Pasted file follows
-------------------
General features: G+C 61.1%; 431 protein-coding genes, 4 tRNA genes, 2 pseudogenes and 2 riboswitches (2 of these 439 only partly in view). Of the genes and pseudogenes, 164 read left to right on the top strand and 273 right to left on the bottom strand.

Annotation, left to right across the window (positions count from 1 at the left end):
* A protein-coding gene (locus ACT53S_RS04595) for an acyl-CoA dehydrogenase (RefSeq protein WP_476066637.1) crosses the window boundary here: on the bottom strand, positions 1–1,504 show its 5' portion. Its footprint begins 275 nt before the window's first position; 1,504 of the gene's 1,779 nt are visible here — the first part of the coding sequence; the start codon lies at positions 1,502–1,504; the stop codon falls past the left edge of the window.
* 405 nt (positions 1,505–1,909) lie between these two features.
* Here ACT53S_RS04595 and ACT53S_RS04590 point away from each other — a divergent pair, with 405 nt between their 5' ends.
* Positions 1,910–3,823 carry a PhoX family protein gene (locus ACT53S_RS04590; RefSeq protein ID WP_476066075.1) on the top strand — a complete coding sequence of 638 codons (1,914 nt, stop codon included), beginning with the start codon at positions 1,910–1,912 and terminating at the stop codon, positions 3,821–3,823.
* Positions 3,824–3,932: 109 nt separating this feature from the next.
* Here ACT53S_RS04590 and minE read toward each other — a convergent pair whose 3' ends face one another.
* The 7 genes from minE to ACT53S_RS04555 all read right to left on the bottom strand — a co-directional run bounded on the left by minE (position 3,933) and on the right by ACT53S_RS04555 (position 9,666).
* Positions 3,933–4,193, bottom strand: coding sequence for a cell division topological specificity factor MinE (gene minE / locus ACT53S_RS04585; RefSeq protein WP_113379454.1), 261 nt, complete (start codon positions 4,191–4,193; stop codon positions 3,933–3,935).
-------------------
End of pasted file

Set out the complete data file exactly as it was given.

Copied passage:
General features: G+C 61.1%; 431 protein-coding genes, 4 tRNA genes, 2 pseudogenes and 2 riboswitches (2 of these 439 only partly in view). Of the genes and pseudogenes, 164 read left to right on the top strand and 273 right to left on the bottom strand.

Annotation, left to right across the window (positions count from 1 at the left end):
* A protein-coding gene (locus ACT53S_RS04595) for an acyl-CoA dehydrogenase (RefSeq protein WP_476066637.1) crosses the window boundary here: on the bottom strand, positions 1–1,504 show its 5' portion. Its footprint begins 275 nt before the window's first position; 1,504 of the gene's 1,779 nt are visible here — the first part of the coding sequence; the start codon lies at positions 1,502–1,504; the stop codon falls past the left edge of the window.
* 405 nt (positions 1,505–1,909) lie between these two features.
* Here ACT53S_RS04595 and ACT53S_RS04590 point away from each other — a divergent pair, with 405 nt between their 5' ends.
* Positions 1,910–3,823 carry a PhoX family protein gene (locus ACT53S_RS04590; RefSeq protein ID WP_476066075.1) on the top strand — a complete coding sequence of 638 codons (1,914 nt, stop codon included), beginning with the start codon at positions 1,910–1,912 and terminating at the stop codon, positions 3,821–3,823.
* Positions 3,824–3,932: 109 nt separating this feature from the next.
* Here ACT53S_RS04590 and minE read toward each other — a convergent pair whose 3' ends face one another.
* The 7 genes from minE to ACT53S_RS04555 all read right to left on the bottom strand — a co-directional run bounded on the left by minE (position 3,933) and on the right by ACT53S_RS04555 (position 9,666).
* Positions 3,933–4,193, bottom strand: coding sequence for a cell division topological specificity factor MinE (gene minE / locus ACT53S_RS04585; RefSeq protein WP_113379454.1), 261 nt, complete (start codon positions 4,191–4,193; stop codon positions 3,933–3,935).